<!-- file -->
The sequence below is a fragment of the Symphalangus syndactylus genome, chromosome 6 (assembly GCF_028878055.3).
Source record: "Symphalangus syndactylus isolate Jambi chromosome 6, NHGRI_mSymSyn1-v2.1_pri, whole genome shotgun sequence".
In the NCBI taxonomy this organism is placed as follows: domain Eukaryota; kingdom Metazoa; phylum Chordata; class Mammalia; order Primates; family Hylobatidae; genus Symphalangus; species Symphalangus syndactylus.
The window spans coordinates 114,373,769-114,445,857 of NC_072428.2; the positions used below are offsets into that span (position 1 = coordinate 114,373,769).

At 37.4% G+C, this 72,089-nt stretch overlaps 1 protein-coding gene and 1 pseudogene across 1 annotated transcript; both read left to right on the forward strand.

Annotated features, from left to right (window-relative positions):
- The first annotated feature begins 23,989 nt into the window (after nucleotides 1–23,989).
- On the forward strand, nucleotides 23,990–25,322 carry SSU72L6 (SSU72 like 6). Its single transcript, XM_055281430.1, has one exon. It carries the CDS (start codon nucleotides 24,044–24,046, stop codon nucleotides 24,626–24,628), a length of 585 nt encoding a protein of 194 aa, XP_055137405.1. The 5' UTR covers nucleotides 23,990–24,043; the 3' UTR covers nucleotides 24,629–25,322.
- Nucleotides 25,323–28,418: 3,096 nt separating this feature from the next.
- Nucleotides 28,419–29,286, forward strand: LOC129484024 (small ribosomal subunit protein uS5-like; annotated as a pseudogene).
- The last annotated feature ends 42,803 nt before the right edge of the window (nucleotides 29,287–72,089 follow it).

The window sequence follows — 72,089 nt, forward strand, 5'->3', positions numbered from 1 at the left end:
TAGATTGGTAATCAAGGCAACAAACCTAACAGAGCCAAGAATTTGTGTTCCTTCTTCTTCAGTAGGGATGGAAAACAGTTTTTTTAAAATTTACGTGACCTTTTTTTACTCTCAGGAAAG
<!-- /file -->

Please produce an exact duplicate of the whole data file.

The sequence below is a fragment of the Symphalangus syndactylus genome, chromosome 6 (assembly GCF_028878055.3).
Source record: "Symphalangus syndactylus isolate Jambi chromosome 6, NHGRI_mSymSyn1-v2.1_pri, whole genome shotgun sequence".
In the NCBI taxonomy this organism is placed as follows: domain Eukaryota; kingdom Metazoa; phylum Chordata; class Mammalia; order Primates; family Hylobatidae; genus Symphalangus; species Symphalangus syndactylus.
The window spans coordinates 114,373,769-114,445,857 of NC_072428.2; the positions used below are offsets into that span (position 1 = coordinate 114,373,769).

At 37.4% G+C, this 72,089-nt stretch overlaps 1 protein-coding gene and 1 pseudogene across 1 annotated transcript; both read left to right on the forward strand.

Annotated features, from left to right (window-relative positions):
- The first annotated feature begins 23,989 nt into the window (after nucleotides 1–23,989).
- On the forward strand, nucleotides 23,990–25,322 carry SSU72L6 (SSU72 like 6). Its single transcript, XM_055281430.1, has one exon. It carries the CDS (start codon nucleotides 24,044–24,046, stop codon nucleotides 24,626–24,628), a length of 585 nt encoding a protein of 194 aa, XP_055137405.1. The 5' UTR covers nucleotides 23,990–24,043; the 3' UTR covers nucleotides 24,629–25,322.
- Nucleotides 25,323–28,418: 3,096 nt separating this feature from the next.
- Nucleotides 28,419–29,286, forward strand: LOC129484024 (small ribosomal subunit protein uS5-like; annotated as a pseudogene).
- The last annotated feature ends 42,803 nt before the right edge of the window (nucleotides 29,287–72,089 follow it).

The window sequence follows — 72,089 nt, forward strand, 5'->3', positions numbered from 1 at the left end:
TAGATTGGTAATCAAGGCAACAAACCTAACAGAGCCAAGAATTTGTGTTCCTTCTTCTTCAGTAGGGATGGAAAACAGTTTTTTTAAAATTTACGTGACCTTTTTTTACTCTCAGGAAAG